The poolside confrontations keep coming. This summer, a black boy was harassed by a white woman in South Carolina; a black woman was asked to provide identification by a white man in North Carolina; and a black man wearing socks in the water had the police called on him by a white manager of an apartment complex in Tennessee. The encounters, some captured on video, have prompted widespread anger and resulted in consequences for white people involved. But they are hardly new: The United States has a long history of people of color facing harassment and racism at swimming pools.
The term refers to the physical separation and provision of so-called "separate but equal" facilities, which were separate but rarely equal,as well as to other manifestations of racial discrimination, such as separation of roles within an institution: for example, in the United States Armed Forces before the 1950s, black units were typically separated from white units but were led by white officers. Signs were used to show non-whites where they could legally walk, talk, drink, rest, or eat. Segregated facilities extended from white only schools to white only graveyards.
Donald J. Trump, the President of the United States, has a history of making racially controversial remarks and taking actions widely seen as playing upon racial anxieties in the United States.
Actor Ron Perlman had some choice words for GOP lawmakers in the wake of the ongoing controversy surrounding Rep. Steve King. The 68-year-old former 'Hellboy' star took to Twitter on Monday to share his distaste with certain members of the party that have spoken out against King, going as far as to compare them to the Ku Klux Klan. #FoxNews - No longer the party of Lincoln the GOP is a party of racist and racist sympathizers.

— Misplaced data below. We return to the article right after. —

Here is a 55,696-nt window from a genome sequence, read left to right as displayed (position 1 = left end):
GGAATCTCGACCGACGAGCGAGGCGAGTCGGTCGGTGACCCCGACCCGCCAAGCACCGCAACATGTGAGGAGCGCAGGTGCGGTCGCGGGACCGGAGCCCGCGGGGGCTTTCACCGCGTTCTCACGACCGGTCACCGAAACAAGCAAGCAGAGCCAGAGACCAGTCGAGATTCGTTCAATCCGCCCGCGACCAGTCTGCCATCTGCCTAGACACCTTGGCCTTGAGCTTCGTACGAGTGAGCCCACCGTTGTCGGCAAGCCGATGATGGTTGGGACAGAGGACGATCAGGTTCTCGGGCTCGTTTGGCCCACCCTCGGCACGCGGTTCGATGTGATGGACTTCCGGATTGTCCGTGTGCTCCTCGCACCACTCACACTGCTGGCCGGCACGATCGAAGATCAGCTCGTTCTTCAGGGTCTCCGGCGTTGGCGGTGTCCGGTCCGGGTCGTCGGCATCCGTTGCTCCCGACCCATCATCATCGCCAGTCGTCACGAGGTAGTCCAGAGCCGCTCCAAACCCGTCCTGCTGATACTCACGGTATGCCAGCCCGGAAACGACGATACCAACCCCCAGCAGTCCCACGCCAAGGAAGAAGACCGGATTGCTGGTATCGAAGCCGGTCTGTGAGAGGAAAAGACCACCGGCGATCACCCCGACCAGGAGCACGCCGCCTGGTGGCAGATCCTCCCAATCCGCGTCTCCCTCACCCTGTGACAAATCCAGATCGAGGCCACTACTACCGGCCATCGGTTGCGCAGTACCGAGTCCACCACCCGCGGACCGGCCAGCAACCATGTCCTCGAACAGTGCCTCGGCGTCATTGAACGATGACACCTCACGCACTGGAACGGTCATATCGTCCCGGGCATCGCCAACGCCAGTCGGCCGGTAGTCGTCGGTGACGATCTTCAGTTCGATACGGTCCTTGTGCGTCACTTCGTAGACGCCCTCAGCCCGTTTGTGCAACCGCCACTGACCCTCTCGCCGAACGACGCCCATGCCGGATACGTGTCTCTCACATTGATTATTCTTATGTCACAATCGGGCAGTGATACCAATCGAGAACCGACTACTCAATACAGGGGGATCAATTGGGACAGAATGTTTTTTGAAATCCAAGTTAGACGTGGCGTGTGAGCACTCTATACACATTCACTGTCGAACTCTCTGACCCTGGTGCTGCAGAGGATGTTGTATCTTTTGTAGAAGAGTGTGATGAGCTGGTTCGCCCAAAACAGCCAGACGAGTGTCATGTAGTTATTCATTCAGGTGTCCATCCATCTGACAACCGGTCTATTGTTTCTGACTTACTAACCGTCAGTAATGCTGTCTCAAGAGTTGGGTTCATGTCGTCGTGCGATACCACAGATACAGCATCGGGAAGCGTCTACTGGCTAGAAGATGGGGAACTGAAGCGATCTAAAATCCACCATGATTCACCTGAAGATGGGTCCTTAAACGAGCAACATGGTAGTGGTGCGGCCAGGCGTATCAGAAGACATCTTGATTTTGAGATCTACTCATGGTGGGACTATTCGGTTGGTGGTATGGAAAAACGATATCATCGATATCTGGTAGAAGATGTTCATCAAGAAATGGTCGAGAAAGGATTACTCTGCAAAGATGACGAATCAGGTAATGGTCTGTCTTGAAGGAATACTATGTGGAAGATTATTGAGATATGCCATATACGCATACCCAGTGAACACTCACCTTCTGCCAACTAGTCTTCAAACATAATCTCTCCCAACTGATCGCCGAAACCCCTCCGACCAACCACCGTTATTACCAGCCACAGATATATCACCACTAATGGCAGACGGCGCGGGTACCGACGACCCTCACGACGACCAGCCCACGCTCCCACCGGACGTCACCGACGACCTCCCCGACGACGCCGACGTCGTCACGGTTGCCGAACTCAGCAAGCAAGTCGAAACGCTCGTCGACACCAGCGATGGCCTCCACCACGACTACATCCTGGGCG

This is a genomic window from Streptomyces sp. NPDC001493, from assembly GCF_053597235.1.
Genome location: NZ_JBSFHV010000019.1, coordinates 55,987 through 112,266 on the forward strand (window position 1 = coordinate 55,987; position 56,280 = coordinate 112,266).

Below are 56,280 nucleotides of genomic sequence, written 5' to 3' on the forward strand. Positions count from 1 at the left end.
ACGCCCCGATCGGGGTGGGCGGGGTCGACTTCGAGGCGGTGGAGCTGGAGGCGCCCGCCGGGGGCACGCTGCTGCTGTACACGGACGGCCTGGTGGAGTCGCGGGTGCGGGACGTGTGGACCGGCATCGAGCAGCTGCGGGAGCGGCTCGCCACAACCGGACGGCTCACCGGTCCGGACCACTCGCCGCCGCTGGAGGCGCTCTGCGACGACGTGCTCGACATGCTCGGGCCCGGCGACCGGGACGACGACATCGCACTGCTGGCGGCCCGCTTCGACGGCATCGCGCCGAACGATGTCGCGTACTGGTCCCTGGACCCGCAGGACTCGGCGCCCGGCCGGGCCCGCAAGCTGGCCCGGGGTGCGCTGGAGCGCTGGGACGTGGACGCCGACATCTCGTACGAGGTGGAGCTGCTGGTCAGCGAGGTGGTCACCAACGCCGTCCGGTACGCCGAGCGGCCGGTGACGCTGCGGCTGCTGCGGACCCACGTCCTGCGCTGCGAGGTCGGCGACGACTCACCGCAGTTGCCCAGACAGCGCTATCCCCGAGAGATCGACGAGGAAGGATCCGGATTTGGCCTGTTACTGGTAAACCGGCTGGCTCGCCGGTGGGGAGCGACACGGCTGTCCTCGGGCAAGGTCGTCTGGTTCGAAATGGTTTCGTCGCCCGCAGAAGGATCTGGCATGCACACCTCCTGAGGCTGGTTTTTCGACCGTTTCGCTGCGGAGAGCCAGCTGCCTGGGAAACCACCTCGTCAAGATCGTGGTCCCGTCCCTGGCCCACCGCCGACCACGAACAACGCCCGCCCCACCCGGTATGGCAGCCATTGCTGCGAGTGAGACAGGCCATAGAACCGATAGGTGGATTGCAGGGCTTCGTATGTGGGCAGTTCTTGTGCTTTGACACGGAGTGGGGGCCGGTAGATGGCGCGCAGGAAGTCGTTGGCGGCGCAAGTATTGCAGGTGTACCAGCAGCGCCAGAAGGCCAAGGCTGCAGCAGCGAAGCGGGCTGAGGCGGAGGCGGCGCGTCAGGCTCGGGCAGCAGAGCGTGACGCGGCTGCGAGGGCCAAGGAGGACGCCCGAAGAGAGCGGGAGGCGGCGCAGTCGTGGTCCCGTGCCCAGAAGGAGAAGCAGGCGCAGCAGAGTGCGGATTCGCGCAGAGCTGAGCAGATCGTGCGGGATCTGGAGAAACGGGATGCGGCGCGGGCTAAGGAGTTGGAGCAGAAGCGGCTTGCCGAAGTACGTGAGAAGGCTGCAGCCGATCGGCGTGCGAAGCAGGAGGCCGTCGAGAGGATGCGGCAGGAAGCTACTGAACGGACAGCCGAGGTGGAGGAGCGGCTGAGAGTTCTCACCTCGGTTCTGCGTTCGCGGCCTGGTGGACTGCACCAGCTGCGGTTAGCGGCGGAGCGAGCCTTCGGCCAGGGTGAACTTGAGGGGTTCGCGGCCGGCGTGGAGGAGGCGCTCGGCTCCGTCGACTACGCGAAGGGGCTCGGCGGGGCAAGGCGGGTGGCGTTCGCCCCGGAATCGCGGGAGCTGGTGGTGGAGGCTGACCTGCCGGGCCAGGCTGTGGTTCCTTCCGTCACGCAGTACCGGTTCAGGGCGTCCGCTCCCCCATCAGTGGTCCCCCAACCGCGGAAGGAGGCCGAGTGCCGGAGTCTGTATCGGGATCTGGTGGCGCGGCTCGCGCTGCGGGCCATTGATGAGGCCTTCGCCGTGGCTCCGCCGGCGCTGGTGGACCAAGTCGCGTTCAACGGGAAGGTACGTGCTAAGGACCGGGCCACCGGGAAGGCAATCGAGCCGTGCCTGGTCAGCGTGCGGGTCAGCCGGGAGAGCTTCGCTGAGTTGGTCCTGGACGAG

Republicans rebuked the Iowa representative for his recent racist remarks, exposing an uncomfortable truth: why does the party still support Trump’s similar views? When Iowa representative Steve King questioned how “white supremacy” and “white nationalism” became offensive terms, the nine-term Republican congressman was overwhelmingly rebuked by members of his own party. King, whose longstanding nativist views were well documented, was stripped of his committee assignments in Washington, and swiftly became the target of a Super Pac launched by Iowa Republicans with the goal of unseating him in 2020. Steve King stripped of committee posts after 'white nationalist' comments But the Republican response to King also exposed uncomfortable truths about the party’s penchant for attracting white nationalists: the individual most championed by the latter’s movement resides in the White House. “In many respects, Steve King was the easier target to go after. The harder target is Donald Trump,” said Michael Steele, former chairman of the Republican national committee. “We have had now three years of Donald Trump, as candidate for president and as president, espousing very similar views,” he added. Trump, much like King, has made sharp anti-immigrant sentiment central to his platform.